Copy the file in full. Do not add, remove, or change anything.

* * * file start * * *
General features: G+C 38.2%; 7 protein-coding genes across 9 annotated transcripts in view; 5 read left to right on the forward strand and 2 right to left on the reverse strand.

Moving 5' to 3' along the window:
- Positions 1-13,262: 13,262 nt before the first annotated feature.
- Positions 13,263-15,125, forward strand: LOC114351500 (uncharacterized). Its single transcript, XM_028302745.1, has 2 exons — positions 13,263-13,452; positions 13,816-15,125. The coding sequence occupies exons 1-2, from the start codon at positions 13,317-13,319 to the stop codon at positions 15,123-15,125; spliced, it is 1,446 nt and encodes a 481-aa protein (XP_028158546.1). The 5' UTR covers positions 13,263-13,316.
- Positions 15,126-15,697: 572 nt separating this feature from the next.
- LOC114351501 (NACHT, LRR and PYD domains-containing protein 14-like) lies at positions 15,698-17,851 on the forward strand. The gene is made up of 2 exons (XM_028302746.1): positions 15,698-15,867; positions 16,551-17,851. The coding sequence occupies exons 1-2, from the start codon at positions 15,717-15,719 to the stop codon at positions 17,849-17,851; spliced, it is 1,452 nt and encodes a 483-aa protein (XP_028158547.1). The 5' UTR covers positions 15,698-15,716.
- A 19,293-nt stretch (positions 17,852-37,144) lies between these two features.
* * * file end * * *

General features: G+C 38.2%; 7 protein-coding genes across 9 annotated transcripts in view; 5 read left to right on the forward strand and 2 right to left on the reverse strand.

Moving 5' to 3' along the window:
- Positions 1-13,262: 13,262 nt before the first annotated feature.
- Positions 13,263-15,125, forward strand: LOC114351500 (uncharacterized). Its single transcript, XM_028302745.1, has 2 exons — positions 13,263-13,452; positions 13,816-15,125. The coding sequence occupies exons 1-2, from the start codon at positions 13,317-13,319 to the stop codon at positions 15,123-15,125; spliced, it is 1,446 nt and encodes a 481-aa protein (XP_028158546.1). The 5' UTR covers positions 13,263-13,316.
- Positions 15,126-15,697: 572 nt separating this feature from the next.
- LOC114351501 (NACHT, LRR and PYD domains-containing protein 14-like) lies at positions 15,698-17,851 on the forward strand. The gene is made up of 2 exons (XM_028302746.1): positions 15,698-15,867; positions 16,551-17,851. The coding sequence occupies exons 1-2, from the start codon at positions 15,717-15,719 to the stop codon at positions 17,849-17,851; spliced, it is 1,452 nt and encodes a 483-aa protein (XP_028158547.1). The 5' UTR covers positions 15,698-15,716.
- A 19,293-nt stretch (positions 17,852-37,144) lies between these two features.